|Fig. 1:||UV-visible spectra of native (—) and ROS-modified (---) Hb. The samples were in PBS, pH 7.4 at a concentration of 7.8 μM. The spectra are the average of three determinations|
|Fig. 2:||Fluorescence emission spectra of native (—) and ROS-modified (---) Hb. Protein was in PBS, pH 7.4 at a concentration of 1.5 μM. The excitation wavelength was 295 nm (A) and 280 nm (B). The spectra are the average of three determinations|
|Fig. 3:||Thermal denaturation profile of native (■) and ROS-modified (●) Hb. The samples were in PBS, pH 7.4 at a concentration of 3 μM|
Direct binding ELISA showed ROS-modified Hb as a potent immunogen in rabbits inducing high titre (> 1: 12800) antibodies, whereas with native Hb the titre was low (~ 1: 6400). Preimmune serum serve as negative control, as it did not showed appreciable binding with the respective immunogens under identical experimental conditions (Fig. 4).
To substantiate the above results, immunoglobulin G (IgG) against ROS-Hb and Hb were isolated on Protein-A Sepharose CL-4B affinity column. IgG from preimmune sera was also purified under identical experimental conditions. The purified IgG was found to elute in a single symmetrical peak. SDS-PAGE under non-reducing conditions of affinity purified IgG showed a single homogenous band (data not shown). Direct binding ELISA of purified anti-ROS-Hb IgG and anti-Hb IgG showed strong binding with their respective immunogens. Preimmune IgG showed negligible binding under identical conditions (data not given). The specificity of the purified IgG was further evaluated by competitive inhibition assays. Affinity purified anti-ROS-Hb IgG showed the average percent inhibition (±SD) of 98±2.2 at 20 μg mL-1 of inhibitor (ROS-Hb) concentration. The concentration of competitor (ROS-Hb) required for 50% inhibition was only 0.5 μg mL-1. However, with native Hb a maximum of 73±2.2 inhibition of the anti-ROS-Hb IgG was observed. The microtitre plates were coated with ROS-Hb (Fig. 5A). Whereas, anti-Hb IgG showed the average percent inhibition (±SD) of 85±2.2 at 20 μg mL-1 of inhibitor (native Hb) concentration. The concentration of competitor (native Hb) required for 50% inhibition was 2 μg mL-1, ROS-Hb showed average percent inhibition 71±2.2 of anti-Hb IgG. The microtitre plates were coated with native Hb (Fig. 5 B).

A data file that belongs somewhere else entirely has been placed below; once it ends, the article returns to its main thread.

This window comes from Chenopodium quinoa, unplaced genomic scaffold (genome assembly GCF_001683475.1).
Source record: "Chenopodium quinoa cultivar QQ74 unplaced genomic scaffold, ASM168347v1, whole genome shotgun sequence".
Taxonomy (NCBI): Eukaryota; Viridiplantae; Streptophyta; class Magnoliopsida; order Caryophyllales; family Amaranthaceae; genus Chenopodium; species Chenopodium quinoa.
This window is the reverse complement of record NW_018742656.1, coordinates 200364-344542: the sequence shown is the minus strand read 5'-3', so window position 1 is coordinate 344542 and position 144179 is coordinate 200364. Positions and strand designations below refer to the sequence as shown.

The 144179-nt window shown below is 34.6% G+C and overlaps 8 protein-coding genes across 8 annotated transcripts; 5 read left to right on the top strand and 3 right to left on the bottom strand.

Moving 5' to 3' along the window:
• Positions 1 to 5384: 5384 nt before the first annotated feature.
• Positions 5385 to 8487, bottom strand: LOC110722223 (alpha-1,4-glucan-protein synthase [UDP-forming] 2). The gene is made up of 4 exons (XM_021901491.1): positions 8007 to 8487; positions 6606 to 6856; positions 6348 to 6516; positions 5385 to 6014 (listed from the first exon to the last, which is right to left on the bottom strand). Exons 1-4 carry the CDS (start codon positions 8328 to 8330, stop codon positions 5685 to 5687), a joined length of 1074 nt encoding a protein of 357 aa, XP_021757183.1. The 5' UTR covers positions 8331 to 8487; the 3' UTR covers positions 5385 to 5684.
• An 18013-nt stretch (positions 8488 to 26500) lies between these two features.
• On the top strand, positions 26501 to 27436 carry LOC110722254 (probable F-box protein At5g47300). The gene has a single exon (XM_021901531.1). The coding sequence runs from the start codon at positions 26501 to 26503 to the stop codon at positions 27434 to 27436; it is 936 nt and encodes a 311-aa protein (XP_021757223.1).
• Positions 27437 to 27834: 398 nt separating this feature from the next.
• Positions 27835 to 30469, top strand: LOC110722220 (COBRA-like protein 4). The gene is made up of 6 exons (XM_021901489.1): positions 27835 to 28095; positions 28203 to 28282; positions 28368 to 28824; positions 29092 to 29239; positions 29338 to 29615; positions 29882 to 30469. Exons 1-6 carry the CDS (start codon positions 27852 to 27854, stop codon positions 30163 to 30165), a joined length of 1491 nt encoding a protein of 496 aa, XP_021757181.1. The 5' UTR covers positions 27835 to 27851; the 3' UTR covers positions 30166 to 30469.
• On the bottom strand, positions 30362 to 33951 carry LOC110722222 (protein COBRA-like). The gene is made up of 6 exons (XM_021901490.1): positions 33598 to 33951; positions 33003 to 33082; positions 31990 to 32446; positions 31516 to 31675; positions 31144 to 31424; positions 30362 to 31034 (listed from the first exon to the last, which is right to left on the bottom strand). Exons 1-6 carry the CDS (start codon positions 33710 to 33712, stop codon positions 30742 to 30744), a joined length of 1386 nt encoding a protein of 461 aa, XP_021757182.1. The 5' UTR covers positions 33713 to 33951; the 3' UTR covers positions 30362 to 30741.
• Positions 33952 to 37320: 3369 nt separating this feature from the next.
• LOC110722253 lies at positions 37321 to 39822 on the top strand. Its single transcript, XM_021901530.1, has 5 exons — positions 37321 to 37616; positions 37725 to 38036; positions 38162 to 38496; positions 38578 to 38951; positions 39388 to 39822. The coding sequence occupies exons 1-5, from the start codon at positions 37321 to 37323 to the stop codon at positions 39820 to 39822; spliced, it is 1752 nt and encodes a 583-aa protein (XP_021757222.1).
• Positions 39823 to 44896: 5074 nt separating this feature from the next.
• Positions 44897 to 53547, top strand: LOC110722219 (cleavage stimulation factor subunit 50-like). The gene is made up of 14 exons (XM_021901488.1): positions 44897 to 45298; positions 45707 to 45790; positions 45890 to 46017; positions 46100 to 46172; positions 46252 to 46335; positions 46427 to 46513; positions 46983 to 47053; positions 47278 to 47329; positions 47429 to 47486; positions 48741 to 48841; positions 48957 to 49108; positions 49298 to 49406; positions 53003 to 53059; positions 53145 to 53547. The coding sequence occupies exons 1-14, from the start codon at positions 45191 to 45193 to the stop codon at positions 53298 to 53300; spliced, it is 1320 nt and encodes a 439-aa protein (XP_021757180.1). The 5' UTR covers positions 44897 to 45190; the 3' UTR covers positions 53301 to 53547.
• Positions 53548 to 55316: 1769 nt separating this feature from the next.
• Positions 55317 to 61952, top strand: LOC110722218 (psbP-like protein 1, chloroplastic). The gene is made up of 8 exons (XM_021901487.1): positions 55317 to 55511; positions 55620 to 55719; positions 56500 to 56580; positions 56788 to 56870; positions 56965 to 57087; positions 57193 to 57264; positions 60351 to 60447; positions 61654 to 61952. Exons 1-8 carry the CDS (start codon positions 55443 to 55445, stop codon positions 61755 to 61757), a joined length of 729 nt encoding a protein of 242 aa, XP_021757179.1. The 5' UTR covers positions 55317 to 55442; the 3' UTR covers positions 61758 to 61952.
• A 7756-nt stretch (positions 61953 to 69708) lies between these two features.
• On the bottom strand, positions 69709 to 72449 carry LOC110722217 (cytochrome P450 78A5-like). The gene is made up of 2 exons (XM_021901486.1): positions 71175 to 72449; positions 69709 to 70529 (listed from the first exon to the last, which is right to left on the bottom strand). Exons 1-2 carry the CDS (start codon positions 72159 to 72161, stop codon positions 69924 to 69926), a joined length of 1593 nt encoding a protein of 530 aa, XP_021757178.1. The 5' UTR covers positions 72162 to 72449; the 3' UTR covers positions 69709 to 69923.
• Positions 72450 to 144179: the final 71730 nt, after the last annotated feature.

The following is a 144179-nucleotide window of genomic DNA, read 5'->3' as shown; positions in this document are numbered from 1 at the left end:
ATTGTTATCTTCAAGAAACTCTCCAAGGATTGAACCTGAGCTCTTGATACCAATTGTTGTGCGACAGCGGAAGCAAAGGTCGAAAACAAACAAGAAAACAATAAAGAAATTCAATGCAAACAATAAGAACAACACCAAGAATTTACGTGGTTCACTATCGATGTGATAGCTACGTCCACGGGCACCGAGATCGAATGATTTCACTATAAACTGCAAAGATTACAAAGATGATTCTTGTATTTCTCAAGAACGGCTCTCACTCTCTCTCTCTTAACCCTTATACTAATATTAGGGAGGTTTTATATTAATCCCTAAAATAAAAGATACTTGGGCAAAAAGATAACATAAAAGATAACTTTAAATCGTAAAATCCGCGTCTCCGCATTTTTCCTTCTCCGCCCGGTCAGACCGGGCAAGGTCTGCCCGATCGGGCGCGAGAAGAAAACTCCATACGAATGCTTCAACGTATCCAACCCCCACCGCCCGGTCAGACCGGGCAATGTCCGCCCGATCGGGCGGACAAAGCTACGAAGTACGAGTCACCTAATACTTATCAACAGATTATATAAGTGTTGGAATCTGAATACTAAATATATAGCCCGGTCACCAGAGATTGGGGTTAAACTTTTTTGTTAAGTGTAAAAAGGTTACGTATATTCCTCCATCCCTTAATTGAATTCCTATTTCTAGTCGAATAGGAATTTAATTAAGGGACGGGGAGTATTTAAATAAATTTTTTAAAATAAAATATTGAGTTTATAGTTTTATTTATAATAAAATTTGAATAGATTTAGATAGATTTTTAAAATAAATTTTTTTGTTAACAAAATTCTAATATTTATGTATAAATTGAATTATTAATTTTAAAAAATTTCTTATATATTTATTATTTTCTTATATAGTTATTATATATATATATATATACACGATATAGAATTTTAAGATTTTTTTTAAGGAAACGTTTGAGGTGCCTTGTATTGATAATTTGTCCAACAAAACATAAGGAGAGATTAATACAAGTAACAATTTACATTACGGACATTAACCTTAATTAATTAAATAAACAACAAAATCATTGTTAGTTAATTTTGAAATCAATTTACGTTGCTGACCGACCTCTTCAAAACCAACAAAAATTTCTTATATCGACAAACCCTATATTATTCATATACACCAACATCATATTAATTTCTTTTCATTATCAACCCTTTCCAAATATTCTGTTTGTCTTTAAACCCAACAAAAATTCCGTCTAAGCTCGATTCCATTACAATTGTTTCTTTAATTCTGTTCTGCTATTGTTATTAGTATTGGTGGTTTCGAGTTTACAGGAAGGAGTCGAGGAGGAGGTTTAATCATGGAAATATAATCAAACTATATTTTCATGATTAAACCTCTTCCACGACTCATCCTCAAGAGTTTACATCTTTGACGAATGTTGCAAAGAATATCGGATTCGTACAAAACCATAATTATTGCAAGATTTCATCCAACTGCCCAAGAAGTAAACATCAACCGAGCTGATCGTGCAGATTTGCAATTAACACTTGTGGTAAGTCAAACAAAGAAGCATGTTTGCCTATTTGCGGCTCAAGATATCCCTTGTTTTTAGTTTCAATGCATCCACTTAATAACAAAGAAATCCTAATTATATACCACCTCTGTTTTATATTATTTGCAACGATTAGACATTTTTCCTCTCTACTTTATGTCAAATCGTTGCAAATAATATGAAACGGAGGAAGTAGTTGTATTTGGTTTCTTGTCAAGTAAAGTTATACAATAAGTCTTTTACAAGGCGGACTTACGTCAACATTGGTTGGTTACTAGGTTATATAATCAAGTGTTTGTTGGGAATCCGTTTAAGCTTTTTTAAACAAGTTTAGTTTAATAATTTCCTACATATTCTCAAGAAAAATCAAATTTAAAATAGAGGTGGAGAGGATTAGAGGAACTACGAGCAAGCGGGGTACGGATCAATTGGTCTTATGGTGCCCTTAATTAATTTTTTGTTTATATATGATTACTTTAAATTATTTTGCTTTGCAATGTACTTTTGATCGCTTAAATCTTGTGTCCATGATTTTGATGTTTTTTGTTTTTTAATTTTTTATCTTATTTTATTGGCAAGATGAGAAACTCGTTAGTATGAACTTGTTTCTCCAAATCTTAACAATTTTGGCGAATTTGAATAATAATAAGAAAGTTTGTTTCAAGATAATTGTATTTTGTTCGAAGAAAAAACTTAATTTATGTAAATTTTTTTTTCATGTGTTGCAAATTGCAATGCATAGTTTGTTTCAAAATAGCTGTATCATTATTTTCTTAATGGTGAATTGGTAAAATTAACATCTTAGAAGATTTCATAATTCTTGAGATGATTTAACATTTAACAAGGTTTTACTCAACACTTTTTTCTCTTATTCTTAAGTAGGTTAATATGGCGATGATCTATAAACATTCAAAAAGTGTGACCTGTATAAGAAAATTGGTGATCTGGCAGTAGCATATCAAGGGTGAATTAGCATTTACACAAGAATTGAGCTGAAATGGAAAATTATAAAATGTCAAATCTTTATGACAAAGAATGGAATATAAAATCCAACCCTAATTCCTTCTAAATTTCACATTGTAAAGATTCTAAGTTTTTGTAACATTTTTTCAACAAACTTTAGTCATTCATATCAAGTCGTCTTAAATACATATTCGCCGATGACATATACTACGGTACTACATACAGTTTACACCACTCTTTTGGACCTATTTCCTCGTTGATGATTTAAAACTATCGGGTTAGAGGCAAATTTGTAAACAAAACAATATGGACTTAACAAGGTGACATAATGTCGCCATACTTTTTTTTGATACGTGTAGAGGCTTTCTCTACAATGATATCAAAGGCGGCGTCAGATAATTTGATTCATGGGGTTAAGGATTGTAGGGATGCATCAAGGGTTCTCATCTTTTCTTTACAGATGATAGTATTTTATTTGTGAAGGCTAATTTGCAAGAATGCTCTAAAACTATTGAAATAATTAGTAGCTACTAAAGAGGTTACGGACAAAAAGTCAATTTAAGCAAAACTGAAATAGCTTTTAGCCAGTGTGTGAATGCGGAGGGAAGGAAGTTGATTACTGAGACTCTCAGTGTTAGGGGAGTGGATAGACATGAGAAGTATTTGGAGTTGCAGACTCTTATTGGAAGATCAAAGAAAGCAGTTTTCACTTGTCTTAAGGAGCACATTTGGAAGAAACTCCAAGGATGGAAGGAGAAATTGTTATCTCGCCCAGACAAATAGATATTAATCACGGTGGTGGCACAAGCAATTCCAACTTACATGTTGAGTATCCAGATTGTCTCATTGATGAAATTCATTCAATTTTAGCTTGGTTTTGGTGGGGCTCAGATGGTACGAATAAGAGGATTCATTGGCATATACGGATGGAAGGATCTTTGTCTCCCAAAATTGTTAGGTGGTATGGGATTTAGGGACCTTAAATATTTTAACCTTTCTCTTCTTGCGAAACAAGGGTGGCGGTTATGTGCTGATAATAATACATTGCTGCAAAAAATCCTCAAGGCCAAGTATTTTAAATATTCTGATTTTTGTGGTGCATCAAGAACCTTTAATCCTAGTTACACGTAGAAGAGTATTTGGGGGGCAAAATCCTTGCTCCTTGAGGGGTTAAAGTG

Preimmune IgG with ROS-Hb and Hb showed negligible inhibition under identical experimental conditions (data not given). The results were similar to those obtained with serum and point to that autoimmunity was established faster and more vigorously in the animals that were immunized with ROS-Hb.
|Fig. 4:||Level of induced antibodies against ROS-modified and native Hb. Direct binding ELISA of (A) ROS-Hb and (B) Hb with immune (▲) and preimmune (Δ) sera. Microtitre plates were coated with the respective antigen (10 μg mL-1). Each point represents a mean±SD of three independent assays|